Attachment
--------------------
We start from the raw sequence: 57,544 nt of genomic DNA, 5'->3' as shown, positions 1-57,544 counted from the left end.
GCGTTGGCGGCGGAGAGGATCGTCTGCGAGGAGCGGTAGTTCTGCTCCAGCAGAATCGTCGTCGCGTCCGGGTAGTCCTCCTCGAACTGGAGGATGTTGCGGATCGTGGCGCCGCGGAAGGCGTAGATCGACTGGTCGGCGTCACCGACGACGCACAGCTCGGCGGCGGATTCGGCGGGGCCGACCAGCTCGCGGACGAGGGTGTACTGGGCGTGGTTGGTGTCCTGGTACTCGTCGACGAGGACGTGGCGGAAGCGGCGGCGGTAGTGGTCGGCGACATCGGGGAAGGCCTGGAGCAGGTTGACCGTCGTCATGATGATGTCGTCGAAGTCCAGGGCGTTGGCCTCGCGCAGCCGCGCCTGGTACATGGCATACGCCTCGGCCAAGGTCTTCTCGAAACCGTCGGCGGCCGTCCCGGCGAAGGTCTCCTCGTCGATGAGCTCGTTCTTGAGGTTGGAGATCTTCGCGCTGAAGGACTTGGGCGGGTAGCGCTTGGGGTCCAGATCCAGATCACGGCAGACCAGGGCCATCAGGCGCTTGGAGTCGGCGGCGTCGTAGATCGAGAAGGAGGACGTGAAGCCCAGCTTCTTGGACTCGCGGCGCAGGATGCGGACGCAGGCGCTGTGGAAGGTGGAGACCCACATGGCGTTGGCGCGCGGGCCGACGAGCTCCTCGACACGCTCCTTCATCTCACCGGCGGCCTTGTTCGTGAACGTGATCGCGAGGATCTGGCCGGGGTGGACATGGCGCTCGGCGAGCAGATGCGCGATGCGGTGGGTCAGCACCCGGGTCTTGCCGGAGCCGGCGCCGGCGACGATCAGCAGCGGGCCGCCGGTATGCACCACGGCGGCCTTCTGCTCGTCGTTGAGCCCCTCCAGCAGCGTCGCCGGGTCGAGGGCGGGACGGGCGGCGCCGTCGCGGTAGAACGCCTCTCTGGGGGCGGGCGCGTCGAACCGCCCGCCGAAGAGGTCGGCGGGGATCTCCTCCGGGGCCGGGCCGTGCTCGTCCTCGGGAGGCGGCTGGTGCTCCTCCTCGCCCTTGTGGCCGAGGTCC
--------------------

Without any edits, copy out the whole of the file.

We start from the raw sequence: 57,544 nt of genomic DNA, 5'->3' as shown, positions 1-57,544 counted from the left end.
GCGTTGGCGGCGGAGAGGATCGTCTGCGAGGAGCGGTAGTTCTGCTCCAGCAGAATCGTCGTCGCGTCCGGGTAGTCCTCCTCGAACTGGAGGATGTTGCGGATCGTGGCGCCGCGGAAGGCGTAGATCGACTGGTCGGCGTCACCGACGACGCACAGCTCGGCGGCGGATTCGGCGGGGCCGACCAGCTCGCGGACGAGGGTGTACTGGGCGTGGTTGGTGTCCTGGTACTCGTCGACGAGGACGTGGCGGAAGCGGCGGCGGTAGTGGTCGGCGACATCGGGGAAGGCCTGGAGCAGGTTGACCGTCGTCATGATGATGTCGTCGAAGTCCAGGGCGTTGGCCTCGCGCAGCCGCGCCTGGTACATGGCATACGCCTCGGCCAAGGTCTTCTCGAAACCGTCGGCGGCCGTCCCGGCGAAGGTCTCCTCGTCGATGAGCTCGTTCTTGAGGTTGGAGATCTTCGCGCTGAAGGACTTGGGCGGGTAGCGCTTGGGGTCCAGATCCAGATCACGGCAGACCAGGGCCATCAGGCGCTTGGAGTCGGCGGCGTCGTAGATCGAGAAGGAGGACGTGAAGCCCAGCTTCTTGGACTCGCGGCGCAGGATGCGGACGCAGGCGCTGTGGAAGGTGGAGACCCACATGGCGTTGGCGCGCGGGCCGACGAGCTCCTCGACACGCTCCTTCATCTCACCGGCGGCCTTGTTCGTGAACGTGATCGCGAGGATCTGGCCGGGGTGGACATGGCGCTCGGCGAGCAGATGCGCGATGCGGTGGGTCAGCACCCGGGTCTTGCCGGAGCCGGCGCCGGCGACGATCAGCAGCGGGCCGCCGGTATGCACCACGGCGGCCTTCTGCTCGTCGTTGAGCCCCTCCAGCAGCGTCGCCGGGTCGAGGGCGGGACGGGCGGCGCCGTCGCGGTAGAACGCCTCTCTGGGGGCGGGCGCGTCGAACCGCCCGCCGAAGAGGTCGGCGGGGATCTCCTCCGGGGCCGGGCCGTGCTCGTCCTCGGGAGGCGGCTGGTGCTCCTCCTCGCCCTTGTGGCCGAGGTCC